Risk for Suicide among Medicaid beneficiaries
Demographic, diagnostic, and service expenditure characteristics of Florida Medicaid enrollees who died by suicide were investigated. Among persons receiving Medicaid and Supplemental Security Income (SSI), findings indicate the most powerful predictors of suicide were involuntary psychiatric examination, mental health hospitalization, and high mental health service use. Among Medicaid enrollees not receiving SSI, strongest suicide predictors were mental health hospitalization, high expenditures for physical health medications, and involuntary psychiatric examination. Findings suggest reducing involuntary psychiatric examinations and mental health hospitalizations while improving physical health may reduce suicide in the Medicaid population. Comprehensive hospital discharge planning, adherence monitoring with follow-up care, training mental health providers in assessing suicide lethality, and providing adequate assessment time are all crucial to achieve these objectives.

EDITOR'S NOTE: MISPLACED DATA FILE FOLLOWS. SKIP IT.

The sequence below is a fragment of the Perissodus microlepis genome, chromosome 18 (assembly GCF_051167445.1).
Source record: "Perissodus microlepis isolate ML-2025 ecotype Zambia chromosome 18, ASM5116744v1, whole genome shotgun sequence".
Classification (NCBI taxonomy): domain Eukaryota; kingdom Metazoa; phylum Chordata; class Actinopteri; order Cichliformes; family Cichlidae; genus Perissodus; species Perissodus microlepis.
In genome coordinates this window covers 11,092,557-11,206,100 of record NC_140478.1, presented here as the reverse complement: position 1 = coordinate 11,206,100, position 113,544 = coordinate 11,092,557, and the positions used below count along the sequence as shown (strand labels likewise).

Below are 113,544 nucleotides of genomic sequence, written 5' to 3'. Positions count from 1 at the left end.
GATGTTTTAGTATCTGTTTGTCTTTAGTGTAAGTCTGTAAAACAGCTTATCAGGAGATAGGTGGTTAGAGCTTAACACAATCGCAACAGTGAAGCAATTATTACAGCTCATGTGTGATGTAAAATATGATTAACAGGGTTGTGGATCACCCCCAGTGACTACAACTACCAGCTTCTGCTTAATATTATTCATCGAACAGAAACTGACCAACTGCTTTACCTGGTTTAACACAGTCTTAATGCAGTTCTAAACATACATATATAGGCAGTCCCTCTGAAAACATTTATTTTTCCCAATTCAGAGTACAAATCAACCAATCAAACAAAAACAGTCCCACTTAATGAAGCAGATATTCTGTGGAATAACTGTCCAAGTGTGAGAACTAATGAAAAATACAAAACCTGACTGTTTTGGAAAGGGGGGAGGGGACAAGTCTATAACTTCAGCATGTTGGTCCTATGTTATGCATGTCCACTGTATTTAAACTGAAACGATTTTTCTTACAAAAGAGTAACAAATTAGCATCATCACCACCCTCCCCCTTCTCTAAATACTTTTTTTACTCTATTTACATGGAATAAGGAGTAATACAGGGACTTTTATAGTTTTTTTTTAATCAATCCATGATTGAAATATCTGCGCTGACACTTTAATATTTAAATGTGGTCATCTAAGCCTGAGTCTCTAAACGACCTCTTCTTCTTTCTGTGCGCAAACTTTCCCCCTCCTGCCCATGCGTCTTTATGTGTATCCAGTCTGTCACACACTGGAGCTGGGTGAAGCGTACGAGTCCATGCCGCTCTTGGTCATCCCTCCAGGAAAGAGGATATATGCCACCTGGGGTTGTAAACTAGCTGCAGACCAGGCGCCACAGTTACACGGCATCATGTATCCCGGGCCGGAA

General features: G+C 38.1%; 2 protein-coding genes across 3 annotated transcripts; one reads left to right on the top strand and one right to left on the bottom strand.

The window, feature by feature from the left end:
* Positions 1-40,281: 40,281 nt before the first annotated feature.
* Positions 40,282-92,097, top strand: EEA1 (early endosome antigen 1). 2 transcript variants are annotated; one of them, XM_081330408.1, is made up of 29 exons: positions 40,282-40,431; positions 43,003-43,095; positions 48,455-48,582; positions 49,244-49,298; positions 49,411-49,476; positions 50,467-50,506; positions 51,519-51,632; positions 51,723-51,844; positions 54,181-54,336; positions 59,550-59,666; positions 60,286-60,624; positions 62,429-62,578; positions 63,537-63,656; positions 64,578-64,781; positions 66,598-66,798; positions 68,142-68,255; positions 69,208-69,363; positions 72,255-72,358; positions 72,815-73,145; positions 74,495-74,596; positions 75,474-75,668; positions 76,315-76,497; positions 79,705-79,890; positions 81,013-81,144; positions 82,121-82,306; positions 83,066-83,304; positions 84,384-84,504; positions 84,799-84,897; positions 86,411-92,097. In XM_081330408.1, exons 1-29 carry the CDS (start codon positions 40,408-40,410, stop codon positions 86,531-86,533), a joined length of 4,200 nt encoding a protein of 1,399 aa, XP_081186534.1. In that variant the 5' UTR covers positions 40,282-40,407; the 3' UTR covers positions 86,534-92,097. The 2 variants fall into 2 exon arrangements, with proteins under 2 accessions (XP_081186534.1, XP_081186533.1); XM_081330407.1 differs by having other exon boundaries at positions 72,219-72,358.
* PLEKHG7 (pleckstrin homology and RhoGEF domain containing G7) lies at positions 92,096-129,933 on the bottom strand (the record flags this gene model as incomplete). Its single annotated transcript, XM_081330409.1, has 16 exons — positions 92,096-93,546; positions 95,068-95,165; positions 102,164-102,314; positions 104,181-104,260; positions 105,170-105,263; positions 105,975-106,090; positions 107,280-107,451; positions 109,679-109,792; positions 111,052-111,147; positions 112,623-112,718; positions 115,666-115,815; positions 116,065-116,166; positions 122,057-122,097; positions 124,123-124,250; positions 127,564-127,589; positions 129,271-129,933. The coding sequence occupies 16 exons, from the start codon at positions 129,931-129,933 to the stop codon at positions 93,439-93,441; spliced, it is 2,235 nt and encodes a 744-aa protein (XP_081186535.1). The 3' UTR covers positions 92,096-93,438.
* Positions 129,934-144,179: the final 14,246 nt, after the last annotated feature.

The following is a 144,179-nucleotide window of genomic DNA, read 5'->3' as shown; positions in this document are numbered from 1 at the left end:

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Citation / Publisher Attribution
Suicide and Life-Threatening Behavior, v. 39, issue 2, p. 172-81
Scholar Commons Citation
Becker, Marion; Brown, Lisa M.; Ochshorn, Ezra; and Diamond, Ronald, "Risk for Suicide among Medicaid beneficiaries" (2009). Mental Health Law & Policy Faculty Publications. 187.